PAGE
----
The hazard ratio was 0.69 (p=0.005) which represents a 31 percent reduction in the risk of death versus 7+3, according to Celator Pharmaceuticals Inc., the drug’s sponsor, which plans to submit the data for presentation at the 2016 annual meeting of the American Society of Clinical Oncology.

         Non-Small Cell Lung Cancer

        Atezolizumab Immunotherapy Boosts OS Compared to Docetaxel in Phase II Trial

        Patients with advanced metastatic lung cancer treated with atezolizumab, a targeted immunotherapy drug, lived significantly longer and with fewer side effects than those who received docetaxel chemotherapy, according to a study published in The Lancet.

        “The results of this study demonstrate that the use of atezolizumab, a monoclonal antibody, improves the survival rate of a majority of lung cancer patients who have progressive cancer when used after first-line chemotherapy,”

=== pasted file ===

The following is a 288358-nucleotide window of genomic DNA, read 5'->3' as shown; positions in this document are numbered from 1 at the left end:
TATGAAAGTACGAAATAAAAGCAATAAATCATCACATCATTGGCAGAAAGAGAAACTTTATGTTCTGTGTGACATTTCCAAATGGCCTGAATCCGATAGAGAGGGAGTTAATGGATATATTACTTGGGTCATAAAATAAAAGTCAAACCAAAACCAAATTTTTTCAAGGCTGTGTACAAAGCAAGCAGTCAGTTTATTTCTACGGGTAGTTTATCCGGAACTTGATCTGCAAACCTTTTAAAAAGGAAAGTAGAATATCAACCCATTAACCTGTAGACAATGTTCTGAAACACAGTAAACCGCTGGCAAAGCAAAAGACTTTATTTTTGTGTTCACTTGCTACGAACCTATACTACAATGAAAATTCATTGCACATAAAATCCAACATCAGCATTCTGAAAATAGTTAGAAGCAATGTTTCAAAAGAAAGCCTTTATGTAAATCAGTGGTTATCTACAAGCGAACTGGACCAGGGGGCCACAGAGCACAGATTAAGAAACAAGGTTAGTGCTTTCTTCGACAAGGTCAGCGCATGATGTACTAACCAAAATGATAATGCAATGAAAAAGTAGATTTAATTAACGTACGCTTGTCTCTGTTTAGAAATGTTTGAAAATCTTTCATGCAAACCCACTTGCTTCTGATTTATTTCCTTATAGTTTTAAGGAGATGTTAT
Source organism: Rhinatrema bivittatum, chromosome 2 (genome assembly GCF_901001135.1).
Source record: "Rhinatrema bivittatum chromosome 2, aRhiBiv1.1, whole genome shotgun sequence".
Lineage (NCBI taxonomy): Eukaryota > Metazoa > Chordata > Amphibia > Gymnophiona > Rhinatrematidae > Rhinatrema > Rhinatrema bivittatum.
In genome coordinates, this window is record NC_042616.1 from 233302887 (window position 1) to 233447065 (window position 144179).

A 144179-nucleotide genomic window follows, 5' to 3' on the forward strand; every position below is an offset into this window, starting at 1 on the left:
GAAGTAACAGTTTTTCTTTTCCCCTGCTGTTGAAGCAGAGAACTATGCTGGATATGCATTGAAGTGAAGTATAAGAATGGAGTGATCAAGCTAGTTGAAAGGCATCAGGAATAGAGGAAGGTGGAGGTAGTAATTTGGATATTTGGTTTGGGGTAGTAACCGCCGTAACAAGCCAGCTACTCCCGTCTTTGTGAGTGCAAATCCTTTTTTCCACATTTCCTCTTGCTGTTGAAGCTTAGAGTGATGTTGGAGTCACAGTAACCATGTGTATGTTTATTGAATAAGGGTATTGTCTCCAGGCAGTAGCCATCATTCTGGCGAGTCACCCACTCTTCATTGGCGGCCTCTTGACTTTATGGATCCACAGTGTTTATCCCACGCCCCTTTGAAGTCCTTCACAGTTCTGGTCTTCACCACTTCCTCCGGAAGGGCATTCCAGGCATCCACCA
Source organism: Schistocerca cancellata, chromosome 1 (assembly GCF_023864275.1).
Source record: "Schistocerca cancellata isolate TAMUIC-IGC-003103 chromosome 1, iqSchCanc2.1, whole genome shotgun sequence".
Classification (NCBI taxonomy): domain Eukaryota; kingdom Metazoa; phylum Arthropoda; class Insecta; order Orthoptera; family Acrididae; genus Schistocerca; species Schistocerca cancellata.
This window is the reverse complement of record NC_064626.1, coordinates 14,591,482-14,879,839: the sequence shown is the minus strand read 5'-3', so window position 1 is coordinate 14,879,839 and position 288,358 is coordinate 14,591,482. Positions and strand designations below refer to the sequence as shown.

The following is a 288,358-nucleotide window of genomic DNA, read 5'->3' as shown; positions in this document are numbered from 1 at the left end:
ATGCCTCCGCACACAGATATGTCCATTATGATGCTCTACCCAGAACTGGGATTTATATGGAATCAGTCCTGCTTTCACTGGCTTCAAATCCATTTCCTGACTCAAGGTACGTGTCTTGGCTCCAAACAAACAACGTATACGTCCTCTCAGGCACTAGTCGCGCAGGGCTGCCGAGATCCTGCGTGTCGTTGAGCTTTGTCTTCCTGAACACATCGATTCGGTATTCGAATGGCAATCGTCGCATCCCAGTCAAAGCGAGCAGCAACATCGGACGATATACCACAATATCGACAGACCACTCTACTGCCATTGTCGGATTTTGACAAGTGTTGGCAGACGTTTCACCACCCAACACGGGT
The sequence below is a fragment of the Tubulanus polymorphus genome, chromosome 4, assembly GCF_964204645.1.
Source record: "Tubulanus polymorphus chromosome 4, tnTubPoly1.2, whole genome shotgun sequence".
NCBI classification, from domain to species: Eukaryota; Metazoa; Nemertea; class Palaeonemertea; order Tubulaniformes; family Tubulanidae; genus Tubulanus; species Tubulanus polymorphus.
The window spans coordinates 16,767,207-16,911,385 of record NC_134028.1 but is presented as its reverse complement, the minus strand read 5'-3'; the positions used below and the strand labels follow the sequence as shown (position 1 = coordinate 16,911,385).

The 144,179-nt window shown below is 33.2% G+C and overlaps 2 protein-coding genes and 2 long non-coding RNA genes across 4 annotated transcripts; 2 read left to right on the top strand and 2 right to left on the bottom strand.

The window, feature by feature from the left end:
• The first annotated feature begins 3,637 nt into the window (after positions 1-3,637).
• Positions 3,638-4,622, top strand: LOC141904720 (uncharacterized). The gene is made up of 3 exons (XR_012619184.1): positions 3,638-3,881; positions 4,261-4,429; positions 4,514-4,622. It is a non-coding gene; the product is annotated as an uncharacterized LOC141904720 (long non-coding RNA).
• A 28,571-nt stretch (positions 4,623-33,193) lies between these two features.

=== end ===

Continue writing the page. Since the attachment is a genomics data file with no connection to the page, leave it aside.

Also:

         Drugs and Targets

        FDA Approves Imbruvica in First-Line CLL

        FDA approved Imbruvica (ibrutinib) as a first-line treatment for patients with chronic lymphocytic leukemia.

        The approval is based on data from the randomized, multi-center, open-label phase III RESONATE-2 trial, which evaluated the use of Imbruvica versus chlorambucil in 269 treatment-naïve patients with CLL or small lymphocytic lymphoma aged 65 years or older. The data were previously presented at the annual meeting of the American Society of Hematology in December 2015 and also published in The New England Journal of Medicine.

        Also:

        Ovarian Cancer

        Study: Reolysin-Paclitaxel Combination Demonstrates Higher Response Than Paclitaxel Therapy Alone

         Glioblastoma

        Tocagen Expands Phase II/III Trial, Begins Enrolling in Canada

         Cachexia

        Two Phase III Anamorelin Trials Show Improved Lean Body Mass

         NCI CTEP-Approved Trials for the Month of March
        20160331 - Mar. 31, 2016